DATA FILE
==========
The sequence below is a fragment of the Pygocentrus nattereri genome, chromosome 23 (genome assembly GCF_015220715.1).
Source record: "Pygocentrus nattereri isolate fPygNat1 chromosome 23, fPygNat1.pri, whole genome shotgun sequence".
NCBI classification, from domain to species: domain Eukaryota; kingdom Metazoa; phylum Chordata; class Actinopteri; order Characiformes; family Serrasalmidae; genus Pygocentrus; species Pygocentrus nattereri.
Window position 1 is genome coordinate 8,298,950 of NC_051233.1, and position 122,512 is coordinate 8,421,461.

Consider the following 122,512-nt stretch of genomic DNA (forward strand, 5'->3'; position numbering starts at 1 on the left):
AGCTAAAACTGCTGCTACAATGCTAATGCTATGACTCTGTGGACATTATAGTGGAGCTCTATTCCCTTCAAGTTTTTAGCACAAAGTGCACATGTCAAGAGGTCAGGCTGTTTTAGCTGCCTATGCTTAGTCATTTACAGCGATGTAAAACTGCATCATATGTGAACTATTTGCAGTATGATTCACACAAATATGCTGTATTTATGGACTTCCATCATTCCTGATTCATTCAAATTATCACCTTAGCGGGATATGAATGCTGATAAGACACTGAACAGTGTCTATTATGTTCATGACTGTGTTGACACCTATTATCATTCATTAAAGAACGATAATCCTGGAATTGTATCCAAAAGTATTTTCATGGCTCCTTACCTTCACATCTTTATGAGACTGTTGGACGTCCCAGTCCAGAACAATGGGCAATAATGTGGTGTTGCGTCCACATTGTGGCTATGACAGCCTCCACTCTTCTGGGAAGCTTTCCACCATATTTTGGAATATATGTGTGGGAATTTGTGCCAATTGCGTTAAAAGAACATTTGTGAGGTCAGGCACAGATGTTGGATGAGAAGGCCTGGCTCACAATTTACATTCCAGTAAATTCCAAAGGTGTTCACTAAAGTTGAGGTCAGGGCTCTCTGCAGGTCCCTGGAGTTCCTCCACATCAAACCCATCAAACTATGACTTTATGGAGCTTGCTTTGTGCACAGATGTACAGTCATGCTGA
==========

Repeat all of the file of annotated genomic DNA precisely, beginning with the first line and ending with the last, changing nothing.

The sequence below is a fragment of the Pygocentrus nattereri genome, chromosome 23 (genome assembly GCF_015220715.1).
Source record: "Pygocentrus nattereri isolate fPygNat1 chromosome 23, fPygNat1.pri, whole genome shotgun sequence".
NCBI classification, from domain to species: domain Eukaryota; kingdom Metazoa; phylum Chordata; class Actinopteri; order Characiformes; family Serrasalmidae; genus Pygocentrus; species Pygocentrus nattereri.
Window position 1 is genome coordinate 8,298,950 of NC_051233.1, and position 122,512 is coordinate 8,421,461.

Consider the following 122,512-nt stretch of genomic DNA (forward strand, 5'->3'; position numbering starts at 1 on the left):
AGCTAAAACTGCTGCTACAATGCTAATGCTATGACTCTGTGGACATTATAGTGGAGCTCTATTCCCTTCAAGTTTTTAGCACAAAGTGCACATGTCAAGAGGTCAGGCTGTTTTAGCTGCCTATGCTTAGTCATTTACAGCGATGTAAAACTGCATCATATGTGAACTATTTGCAGTATGATTCACACAAATATGCTGTATTTATGGACTTCCATCATTCCTGATTCATTCAAATTATCACCTTAGCGGGATATGAATGCTGATAAGACACTGAACAGTGTCTATTATGTTCATGACTGTGTTGACACCTATTATCATTCATTAAAGAACGATAATCCTGGAATTGTATCCAAAAGTATTTTCATGGCTCCTTACCTTCACATCTTTATGAGACTGTTGGACGTCCCAGTCCAGAACAATGGGCAATAATGTGGTGTTGCGTCCACATTGTGGCTATGACAGCCTCCACTCTTCTGGGAAGCTTTCCACCATATTTTGGAATATATGTGTGGGAATTTGTGCCAATTGCGTTAAAAGAACATTTGTGAGGTCAGGCACAGATGTTGGATGAGAAGGCCTGGCTCACAATTTACATTCCAGTAAATTCCAAAGGTGTTCACTAAAGTTGAGGTCAGGGCTCTCTGCAGGTCCCTGGAGTTCCTCCACATCAAACCCATCAAACTATGACTTTATGGAGCTTGCTTTGTGCACAGATGTACAGTCATGCTGA